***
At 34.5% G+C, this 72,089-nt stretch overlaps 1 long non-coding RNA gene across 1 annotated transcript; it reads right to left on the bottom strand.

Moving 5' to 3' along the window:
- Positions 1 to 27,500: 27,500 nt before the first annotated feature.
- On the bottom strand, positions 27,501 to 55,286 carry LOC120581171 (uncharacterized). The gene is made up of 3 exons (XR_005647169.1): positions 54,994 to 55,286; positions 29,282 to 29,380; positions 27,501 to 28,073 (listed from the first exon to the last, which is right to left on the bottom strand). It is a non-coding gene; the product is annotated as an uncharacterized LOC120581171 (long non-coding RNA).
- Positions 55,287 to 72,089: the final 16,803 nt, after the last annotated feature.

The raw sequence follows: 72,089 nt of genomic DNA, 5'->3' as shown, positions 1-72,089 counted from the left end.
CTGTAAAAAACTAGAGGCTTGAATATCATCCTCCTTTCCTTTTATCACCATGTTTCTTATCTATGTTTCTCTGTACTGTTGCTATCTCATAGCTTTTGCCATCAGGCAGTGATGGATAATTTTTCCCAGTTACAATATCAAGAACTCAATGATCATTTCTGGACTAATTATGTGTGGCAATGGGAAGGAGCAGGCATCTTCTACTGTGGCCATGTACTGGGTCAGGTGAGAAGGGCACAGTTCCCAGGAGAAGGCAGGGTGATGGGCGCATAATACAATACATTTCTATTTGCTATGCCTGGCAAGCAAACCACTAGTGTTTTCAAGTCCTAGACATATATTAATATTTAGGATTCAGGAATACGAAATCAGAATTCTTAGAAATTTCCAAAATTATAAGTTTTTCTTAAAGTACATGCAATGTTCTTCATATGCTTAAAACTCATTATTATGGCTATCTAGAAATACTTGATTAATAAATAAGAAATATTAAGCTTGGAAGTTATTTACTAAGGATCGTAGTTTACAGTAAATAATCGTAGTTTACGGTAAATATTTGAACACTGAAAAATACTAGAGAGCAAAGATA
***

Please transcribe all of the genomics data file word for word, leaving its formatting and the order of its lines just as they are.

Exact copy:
At 34.5% G+C, this 72,089-nt stretch overlaps 1 long non-coding RNA gene across 1 annotated transcript; it reads right to left on the bottom strand.

Moving 5' to 3' along the window:
- Positions 1 to 27,500: 27,500 nt before the first annotated feature.
- On the bottom strand, positions 27,501 to 55,286 carry LOC120581171 (uncharacterized). The gene is made up of 3 exons (XR_005647169.1): positions 54,994 to 55,286; positions 29,282 to 29,380; positions 27,501 to 28,073 (listed from the first exon to the last, which is right to left on the bottom strand). It is a non-coding gene; the product is annotated as an uncharacterized LOC120581171 (long non-coding RNA).
- Positions 55,287 to 72,089: the final 16,803 nt, after the last annotated feature.

The raw sequence follows: 72,089 nt of genomic DNA, 5'->3' as shown, positions 1-72,089 counted from the left end.
CTGTAAAAAACTAGAGGCTTGAATATCATCCTCCTTTCCTTTTATCACCATGTTTCTTATCTATGTTTCTCTGTACTGTTGCTATCTCATAGCTTTTGCCATCAGGCAGTGATGGATAATTTTTCCCAGTTACAATATCAAGAACTCAATGATCATTTCTGGACTAATTATGTGTGGCAATGGGAAGGAGCAGGCATCTTCTACTGTGGCCATGTACTGGGTCAGGTGAGAAGGGCACAGTTCCCAGGAGAAGGCAGGGTGATGGGCGCATAATACAATACATTTCTATTTGCTATGCCTGGCAAGCAAACCACTAGTGTTTTCAAGTCCTAGACATATATTAATATTTAGGATTCAGGAATACGAAATCAGAATTCTTAGAAATTTCCAAAATTATAAGTTTTTCTTAAAGTACATGCAATGTTCTTCATATGCTTAAAACTCATTATTATGGCTATCTAGAAATACTTGATTAATAAATAAGAAATATTAAGCTTGGAAGTTATTTACTAAGGATCGTAGTTTACAGTAAATAATCGTAGTTTACGGTAAATATTTGAACACTGAAAAATACTAGAGAGCAAAGATA